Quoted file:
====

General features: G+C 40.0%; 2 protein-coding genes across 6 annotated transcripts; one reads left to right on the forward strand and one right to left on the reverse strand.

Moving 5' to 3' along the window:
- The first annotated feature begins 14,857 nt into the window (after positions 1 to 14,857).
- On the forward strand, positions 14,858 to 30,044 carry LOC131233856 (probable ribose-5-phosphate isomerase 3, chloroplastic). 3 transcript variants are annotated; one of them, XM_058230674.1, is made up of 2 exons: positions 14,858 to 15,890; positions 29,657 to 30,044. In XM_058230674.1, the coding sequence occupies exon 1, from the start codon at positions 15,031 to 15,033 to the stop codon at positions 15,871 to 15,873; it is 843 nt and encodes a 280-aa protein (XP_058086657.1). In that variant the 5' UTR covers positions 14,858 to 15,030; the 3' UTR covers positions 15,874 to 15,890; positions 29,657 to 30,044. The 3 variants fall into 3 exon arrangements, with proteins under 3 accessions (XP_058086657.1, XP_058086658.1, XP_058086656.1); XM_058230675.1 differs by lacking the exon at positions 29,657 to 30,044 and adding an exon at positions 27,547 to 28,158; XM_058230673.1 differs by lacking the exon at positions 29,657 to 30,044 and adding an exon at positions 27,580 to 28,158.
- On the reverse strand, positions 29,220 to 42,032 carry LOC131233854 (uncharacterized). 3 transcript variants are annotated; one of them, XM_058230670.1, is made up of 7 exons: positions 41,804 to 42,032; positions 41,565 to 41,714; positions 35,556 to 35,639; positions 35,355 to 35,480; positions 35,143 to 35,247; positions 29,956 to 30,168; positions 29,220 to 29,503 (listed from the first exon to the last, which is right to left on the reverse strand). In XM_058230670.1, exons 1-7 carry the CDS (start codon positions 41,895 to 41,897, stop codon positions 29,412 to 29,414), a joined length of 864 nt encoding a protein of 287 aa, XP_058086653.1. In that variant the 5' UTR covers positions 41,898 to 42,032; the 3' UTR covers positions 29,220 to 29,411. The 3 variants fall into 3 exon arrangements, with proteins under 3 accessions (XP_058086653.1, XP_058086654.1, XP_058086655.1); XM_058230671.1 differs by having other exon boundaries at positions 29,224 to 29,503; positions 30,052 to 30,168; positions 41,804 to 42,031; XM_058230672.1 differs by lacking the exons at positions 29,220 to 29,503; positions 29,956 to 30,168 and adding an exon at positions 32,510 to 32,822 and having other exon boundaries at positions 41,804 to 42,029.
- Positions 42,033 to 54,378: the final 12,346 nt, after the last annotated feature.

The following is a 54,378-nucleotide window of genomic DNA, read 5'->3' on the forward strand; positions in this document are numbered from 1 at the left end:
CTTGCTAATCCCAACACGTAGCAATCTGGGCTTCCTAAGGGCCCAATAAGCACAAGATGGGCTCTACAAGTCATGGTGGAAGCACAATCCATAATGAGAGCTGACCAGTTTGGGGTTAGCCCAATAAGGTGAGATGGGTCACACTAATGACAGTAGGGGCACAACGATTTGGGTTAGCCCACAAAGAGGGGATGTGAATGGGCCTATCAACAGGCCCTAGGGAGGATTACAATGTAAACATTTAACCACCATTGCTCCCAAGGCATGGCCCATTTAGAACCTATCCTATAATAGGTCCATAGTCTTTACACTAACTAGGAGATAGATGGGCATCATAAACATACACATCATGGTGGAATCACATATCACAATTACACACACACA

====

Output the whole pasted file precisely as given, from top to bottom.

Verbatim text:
General features: G+C 40.0%; 2 protein-coding genes across 6 annotated transcripts; one reads left to right on the forward strand and one right to left on the reverse strand.

Moving 5' to 3' along the window:
- The first annotated feature begins 14,857 nt into the window (after positions 1 to 14,857).
- On the forward strand, positions 14,858 to 30,044 carry LOC131233856 (probable ribose-5-phosphate isomerase 3, chloroplastic). 3 transcript variants are annotated; one of them, XM_058230674.1, is made up of 2 exons: positions 14,858 to 15,890; positions 29,657 to 30,044. In XM_058230674.1, the coding sequence occupies exon 1, from the start codon at positions 15,031 to 15,033 to the stop codon at positions 15,871 to 15,873; it is 843 nt and encodes a 280-aa protein (XP_058086657.1). In that variant the 5' UTR covers positions 14,858 to 15,030; the 3' UTR covers positions 15,874 to 15,890; positions 29,657 to 30,044. The 3 variants fall into 3 exon arrangements, with proteins under 3 accessions (XP_058086657.1, XP_058086658.1, XP_058086656.1); XM_058230675.1 differs by lacking the exon at positions 29,657 to 30,044 and adding an exon at positions 27,547 to 28,158; XM_058230673.1 differs by lacking the exon at positions 29,657 to 30,044 and adding an exon at positions 27,580 to 28,158.
- On the reverse strand, positions 29,220 to 42,032 carry LOC131233854 (uncharacterized). 3 transcript variants are annotated; one of them, XM_058230670.1, is made up of 7 exons: positions 41,804 to 42,032; positions 41,565 to 41,714; positions 35,556 to 35,639; positions 35,355 to 35,480; positions 35,143 to 35,247; positions 29,956 to 30,168; positions 29,220 to 29,503 (listed from the first exon to the last, which is right to left on the reverse strand). In XM_058230670.1, exons 1-7 carry the CDS (start codon positions 41,895 to 41,897, stop codon positions 29,412 to 29,414), a joined length of 864 nt encoding a protein of 287 aa, XP_058086653.1. In that variant the 5' UTR covers positions 41,898 to 42,032; the 3' UTR covers positions 29,220 to 29,411. The 3 variants fall into 3 exon arrangements, with proteins under 3 accessions (XP_058086653.1, XP_058086654.1, XP_058086655.1); XM_058230671.1 differs by having other exon boundaries at positions 29,224 to 29,503; positions 30,052 to 30,168; positions 41,804 to 42,031; XM_058230672.1 differs by lacking the exons at positions 29,220 to 29,503; positions 29,956 to 30,168 and adding an exon at positions 32,510 to 32,822 and having other exon boundaries at positions 41,804 to 42,029.
- Positions 42,033 to 54,378: the final 12,346 nt, after the last annotated feature.

The following is a 54,378-nucleotide window of genomic DNA, read 5'->3' on the forward strand; positions in this document are numbered from 1 at the left end:
CTTGCTAATCCCAACACGTAGCAATCTGGGCTTCCTAAGGGCCCAATAAGCACAAGATGGGCTCTACAAGTCATGGTGGAAGCACAATCCATAATGAGAGCTGACCAGTTTGGGGTTAGCCCAATAAGGTGAGATGGGTCACACTAATGACAGTAGGGGCACAACGATTTGGGTTAGCCCACAAAGAGGGGATGTGAATGGGCCTATCAACAGGCCCTAGGGAGGATTACAATGTAAACATTTAACCACCATTGCTCCCAAGGCATGGCCCATTTAGAACCTATCCTATAATAGGTCCATAGTCTTTACACTAACTAGGAGATAGATGGGCATCATAAACATACACATCATGGTGGAATCACATATCACAATTACACACACACA